Other workers, while agreeing that confusion between epithelial cells and Lophomonas has occurred, continue to maintain that many cases of infection are genuine. Martínez-Girón and van Woerden, who have published more about lophomoniasis than anyone, have responded to their Chinese colleagues by reaffirming their opinion that “the observation under light microscopy of this multiflagellated protozoon in symptomatic patients, who respond positively to antiprotozoal therapy, can reasonably be described as bronchopulmonary lophomoniasis.” (Martínez-Girón and van Woerden, 2013b)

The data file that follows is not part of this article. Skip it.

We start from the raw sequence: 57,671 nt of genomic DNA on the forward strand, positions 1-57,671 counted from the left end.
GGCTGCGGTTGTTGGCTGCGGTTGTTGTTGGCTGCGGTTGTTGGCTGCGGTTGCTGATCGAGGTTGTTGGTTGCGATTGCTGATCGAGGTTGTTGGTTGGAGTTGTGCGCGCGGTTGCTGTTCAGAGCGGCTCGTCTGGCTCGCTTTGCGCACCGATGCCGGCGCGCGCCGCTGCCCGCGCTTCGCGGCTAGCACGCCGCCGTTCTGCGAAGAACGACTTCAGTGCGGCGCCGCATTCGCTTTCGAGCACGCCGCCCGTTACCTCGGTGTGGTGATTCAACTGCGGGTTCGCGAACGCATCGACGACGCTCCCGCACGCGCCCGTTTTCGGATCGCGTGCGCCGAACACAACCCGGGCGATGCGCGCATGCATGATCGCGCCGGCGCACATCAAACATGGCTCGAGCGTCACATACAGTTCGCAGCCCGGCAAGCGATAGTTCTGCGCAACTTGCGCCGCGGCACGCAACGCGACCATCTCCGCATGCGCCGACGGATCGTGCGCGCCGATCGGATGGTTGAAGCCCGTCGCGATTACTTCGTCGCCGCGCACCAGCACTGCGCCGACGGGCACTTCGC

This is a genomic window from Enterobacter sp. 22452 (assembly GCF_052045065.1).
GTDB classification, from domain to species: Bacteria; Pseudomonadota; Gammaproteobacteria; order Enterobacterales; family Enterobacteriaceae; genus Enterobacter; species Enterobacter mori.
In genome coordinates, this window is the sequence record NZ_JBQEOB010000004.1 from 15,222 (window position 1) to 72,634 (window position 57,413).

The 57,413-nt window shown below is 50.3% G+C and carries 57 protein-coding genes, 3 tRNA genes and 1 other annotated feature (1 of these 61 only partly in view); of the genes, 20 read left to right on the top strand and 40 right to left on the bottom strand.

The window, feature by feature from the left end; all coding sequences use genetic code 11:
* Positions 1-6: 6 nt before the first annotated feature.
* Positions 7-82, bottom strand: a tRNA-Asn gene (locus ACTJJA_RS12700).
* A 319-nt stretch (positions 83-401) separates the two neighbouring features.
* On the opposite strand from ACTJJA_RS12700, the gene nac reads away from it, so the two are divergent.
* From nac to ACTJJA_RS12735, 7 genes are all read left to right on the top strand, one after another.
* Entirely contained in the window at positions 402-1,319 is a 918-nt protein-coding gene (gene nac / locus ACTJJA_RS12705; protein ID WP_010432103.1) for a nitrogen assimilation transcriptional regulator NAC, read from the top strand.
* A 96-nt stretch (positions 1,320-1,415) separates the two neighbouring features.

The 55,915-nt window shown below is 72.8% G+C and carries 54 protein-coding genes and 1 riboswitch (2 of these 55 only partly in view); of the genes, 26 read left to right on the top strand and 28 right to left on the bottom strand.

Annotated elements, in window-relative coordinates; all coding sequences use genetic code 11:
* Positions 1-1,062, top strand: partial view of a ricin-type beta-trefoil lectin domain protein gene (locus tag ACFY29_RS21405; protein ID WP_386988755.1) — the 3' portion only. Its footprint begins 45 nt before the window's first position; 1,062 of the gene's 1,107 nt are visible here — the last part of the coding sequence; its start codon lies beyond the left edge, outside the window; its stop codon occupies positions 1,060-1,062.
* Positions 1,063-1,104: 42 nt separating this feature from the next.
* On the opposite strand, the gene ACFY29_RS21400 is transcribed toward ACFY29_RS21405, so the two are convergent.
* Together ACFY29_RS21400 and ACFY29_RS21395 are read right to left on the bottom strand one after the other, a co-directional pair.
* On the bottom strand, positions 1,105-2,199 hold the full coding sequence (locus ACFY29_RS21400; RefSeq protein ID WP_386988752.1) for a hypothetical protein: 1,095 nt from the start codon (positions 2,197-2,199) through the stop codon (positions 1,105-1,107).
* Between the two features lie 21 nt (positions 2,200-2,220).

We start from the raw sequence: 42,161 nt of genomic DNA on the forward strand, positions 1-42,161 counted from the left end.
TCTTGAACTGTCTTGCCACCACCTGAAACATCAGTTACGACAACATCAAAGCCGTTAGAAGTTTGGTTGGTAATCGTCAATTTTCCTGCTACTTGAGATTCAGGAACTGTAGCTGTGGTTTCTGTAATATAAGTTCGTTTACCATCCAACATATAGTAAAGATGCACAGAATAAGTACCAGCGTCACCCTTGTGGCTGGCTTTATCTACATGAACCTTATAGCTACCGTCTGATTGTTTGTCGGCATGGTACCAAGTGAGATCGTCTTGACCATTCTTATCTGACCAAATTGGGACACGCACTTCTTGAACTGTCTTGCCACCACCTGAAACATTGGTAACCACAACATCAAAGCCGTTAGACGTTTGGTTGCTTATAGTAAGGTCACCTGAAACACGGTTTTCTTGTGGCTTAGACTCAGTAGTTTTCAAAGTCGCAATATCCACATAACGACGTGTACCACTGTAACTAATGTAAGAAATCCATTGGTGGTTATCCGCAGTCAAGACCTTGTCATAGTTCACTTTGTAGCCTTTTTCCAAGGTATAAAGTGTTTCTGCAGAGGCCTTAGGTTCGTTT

The fine structure of Lophomonas blattarum (Beams et al, 1961, adapted from Kudo) . Note the wine-glass shaped calyx (CY), axial filament (AXF) and parabasal “collar” of tubules (PNT), all visible in the light microscope.